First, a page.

I don’t know what’s wrong with me that I need people to complain (at least once) about a place before I believe it’s rad, but it’s why I’ve always been skeptical of Maine. The state can do no wrong. Plus, it puts weird spells on type-A people. When I was growing up, a friend went to Maine and came back brainwashed, talking about a beach where she wore boat shoes, went clam digging, and ate lobsters. (All things she could have done in Torrance, California, mind you. But in Maine she wanted to.) And in New York, nobody thinks Maine is just OK. They luuuuve Maine and want to drop everything, move there, and become a new person. Which no one ever says about, say, Massachusetts, although it’s also a lovely coastal state. And Presidents, who can vacation anywhere, always pick Maine.
The workplace of the lobsterman.
But now I totally get it! Last weekend I went to the fishing village of Sorrento, Maine (population year-round: 290). It has a library, a dentist’s office, a lobster pound, and my dear friend Rachel. And now I’m going to be one of those cult-y people whenever Maine comes up in conversation. Beware. Below are a few reasons why.
1. Meeting Bud the lobsterman. Lucky for me, Rachel predicted we’d love going out on a boat with a lobsterman. An astute prognosis because, left to my own devices, the closest I ever get to nature is when a cab driver takes the FDR. Yet it was an amazing time. The lobsterman, Bud, was nice enough to let us hang out on his boat while he hauled traps, stuffed bait bags, tossed back lobsters (you know, did real work)—even though we peppered him with sincere-but-inane questions about his life, like do you like to eat lobster? (Only if it’s fried with “buttah” and condensed milk and served on toast.) Like a professional athlete, Bud made it all look easy.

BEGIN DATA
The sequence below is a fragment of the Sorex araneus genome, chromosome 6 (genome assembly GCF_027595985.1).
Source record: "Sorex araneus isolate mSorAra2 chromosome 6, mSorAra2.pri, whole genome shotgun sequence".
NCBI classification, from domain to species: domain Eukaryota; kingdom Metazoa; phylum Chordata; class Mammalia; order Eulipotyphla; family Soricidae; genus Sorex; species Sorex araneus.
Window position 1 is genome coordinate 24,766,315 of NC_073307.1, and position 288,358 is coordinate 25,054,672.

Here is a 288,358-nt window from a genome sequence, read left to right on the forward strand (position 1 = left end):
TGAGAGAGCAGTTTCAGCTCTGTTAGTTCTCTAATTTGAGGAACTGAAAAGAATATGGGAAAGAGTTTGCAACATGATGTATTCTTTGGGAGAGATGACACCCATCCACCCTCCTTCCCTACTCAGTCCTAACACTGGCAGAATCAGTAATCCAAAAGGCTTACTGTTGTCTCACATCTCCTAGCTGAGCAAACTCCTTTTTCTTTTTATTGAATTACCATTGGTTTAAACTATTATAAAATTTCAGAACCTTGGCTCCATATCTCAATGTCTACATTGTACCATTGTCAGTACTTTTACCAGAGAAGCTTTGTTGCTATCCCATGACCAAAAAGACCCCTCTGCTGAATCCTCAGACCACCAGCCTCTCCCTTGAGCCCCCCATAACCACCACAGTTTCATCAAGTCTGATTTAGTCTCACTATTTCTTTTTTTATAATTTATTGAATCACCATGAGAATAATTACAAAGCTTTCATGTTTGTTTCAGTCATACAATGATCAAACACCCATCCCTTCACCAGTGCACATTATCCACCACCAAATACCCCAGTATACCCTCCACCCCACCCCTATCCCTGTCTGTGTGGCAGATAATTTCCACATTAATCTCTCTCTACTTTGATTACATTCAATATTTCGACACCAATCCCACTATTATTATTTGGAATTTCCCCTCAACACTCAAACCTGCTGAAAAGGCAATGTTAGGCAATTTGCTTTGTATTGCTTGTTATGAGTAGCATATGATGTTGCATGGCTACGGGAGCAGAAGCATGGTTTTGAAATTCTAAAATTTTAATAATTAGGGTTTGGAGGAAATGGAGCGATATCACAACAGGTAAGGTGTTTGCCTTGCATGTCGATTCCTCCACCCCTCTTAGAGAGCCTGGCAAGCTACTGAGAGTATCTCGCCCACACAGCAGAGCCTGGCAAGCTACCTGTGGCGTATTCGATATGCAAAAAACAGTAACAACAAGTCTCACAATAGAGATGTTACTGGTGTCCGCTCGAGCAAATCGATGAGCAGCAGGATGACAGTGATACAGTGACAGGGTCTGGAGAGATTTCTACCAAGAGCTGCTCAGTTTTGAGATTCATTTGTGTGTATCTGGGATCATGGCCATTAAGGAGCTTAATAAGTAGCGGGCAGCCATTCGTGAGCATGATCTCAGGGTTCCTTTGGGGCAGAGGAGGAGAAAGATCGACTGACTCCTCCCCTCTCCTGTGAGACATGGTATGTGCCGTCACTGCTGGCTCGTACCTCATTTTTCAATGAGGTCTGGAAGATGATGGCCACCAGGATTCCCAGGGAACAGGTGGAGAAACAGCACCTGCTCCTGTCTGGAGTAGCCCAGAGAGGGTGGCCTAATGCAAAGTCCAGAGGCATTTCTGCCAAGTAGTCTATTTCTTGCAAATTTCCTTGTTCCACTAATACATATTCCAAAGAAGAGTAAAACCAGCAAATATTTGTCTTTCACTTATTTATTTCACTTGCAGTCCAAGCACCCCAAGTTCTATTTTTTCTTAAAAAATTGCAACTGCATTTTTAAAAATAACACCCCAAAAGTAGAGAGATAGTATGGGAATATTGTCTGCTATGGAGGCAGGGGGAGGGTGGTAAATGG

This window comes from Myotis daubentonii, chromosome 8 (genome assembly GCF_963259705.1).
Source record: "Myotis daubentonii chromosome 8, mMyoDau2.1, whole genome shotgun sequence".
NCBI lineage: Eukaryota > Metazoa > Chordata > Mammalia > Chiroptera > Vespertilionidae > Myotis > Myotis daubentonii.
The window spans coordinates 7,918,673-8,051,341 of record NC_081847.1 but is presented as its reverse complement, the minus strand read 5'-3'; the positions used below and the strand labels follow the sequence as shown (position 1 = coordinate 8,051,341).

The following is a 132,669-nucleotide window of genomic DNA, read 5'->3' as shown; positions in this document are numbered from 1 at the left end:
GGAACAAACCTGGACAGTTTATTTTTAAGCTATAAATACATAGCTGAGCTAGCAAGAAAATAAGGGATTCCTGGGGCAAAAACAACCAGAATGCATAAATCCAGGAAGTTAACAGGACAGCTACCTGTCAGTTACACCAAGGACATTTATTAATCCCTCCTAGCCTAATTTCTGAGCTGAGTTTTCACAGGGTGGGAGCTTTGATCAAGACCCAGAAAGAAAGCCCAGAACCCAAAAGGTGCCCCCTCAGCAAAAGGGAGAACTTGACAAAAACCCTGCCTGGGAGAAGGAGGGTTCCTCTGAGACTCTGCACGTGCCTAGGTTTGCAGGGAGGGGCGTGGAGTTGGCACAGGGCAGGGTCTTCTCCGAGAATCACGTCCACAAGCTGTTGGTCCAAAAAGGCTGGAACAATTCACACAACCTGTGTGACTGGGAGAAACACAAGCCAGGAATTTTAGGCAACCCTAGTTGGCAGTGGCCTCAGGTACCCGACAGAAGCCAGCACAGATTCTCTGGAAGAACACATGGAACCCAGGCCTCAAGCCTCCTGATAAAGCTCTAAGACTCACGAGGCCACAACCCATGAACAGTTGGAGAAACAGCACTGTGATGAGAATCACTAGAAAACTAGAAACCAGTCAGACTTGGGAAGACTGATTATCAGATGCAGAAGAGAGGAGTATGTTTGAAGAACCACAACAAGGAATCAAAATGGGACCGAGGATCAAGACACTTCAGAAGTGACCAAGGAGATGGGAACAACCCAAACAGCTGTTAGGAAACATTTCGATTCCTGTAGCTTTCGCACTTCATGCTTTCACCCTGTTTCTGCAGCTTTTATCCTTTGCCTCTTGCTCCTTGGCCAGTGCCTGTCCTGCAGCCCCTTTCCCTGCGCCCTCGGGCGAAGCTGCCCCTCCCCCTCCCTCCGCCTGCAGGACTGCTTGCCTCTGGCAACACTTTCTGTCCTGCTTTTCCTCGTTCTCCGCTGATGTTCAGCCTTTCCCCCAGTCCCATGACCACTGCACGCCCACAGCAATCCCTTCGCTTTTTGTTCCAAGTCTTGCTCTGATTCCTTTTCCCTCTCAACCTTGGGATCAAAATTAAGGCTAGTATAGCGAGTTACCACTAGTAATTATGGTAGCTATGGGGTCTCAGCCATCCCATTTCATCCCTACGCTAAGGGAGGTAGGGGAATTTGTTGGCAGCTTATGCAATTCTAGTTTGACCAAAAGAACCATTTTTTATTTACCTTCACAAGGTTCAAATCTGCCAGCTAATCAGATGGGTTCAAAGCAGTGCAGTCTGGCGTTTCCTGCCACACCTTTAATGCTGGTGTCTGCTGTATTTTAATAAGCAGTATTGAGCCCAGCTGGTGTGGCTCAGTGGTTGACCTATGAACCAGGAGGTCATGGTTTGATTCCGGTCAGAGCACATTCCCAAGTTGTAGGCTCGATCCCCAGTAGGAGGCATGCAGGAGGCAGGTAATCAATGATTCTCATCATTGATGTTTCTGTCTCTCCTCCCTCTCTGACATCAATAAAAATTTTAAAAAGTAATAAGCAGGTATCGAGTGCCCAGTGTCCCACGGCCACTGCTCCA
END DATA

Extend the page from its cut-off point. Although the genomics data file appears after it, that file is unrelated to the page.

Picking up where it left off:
2. Dear President Obama: Maine’s not paradise all the time. The First Family was vacationing in Maine the same time we were. Neat. I hope the President saw the local paper, The Ellsworth American, because there was a good op-ed to him. The gist was “don’t be fooled by the beauty of this place on a sunny weekend in July when tourism is booming… It’s hard to live here. The weather’s rough, most of the jobs are seasonal, and we scrape by many months of the year.” Noted. Not that they were addressing me. But noted.
3. Who knew I love non-fiction books about lobsters? Not me. If you’d told me a month ago that I’d be really into non-fiction books about crustaceans, I’d have thought it was a weirdly specific joke. But Maine does curious things to a gal. I devoured The Lobster Chronicles (a memoir about a lady lobsterman named Linda Greenlaw). And I now I can’t put down The Secret Life of Lobsters. And this is after reading The Lobster Coast.
4. I was like, a real locavore. When it comes to “eating with a low carbon footprint,” I am heavy on the guilt, light on the local. (Mangoes, anyone?) Not so in Maine! Rachel (who I am now convinced can do anything—did I mention she’s a physician?) went into her backyard (aka “the sea”) and got mussels. IN A PAIL! So cute. And then she showed me how to clean them. And then she made dinner!
5. I am off to scratch myself. All that hiking, being-on-a-boating and blueberry picking means I’m covered in mosquito bites. But they are mosquito bites from Maine!
Eric took this. He now luuuuuves Maine.
Linda Greenlaw. Lady lobsterman. Great writer.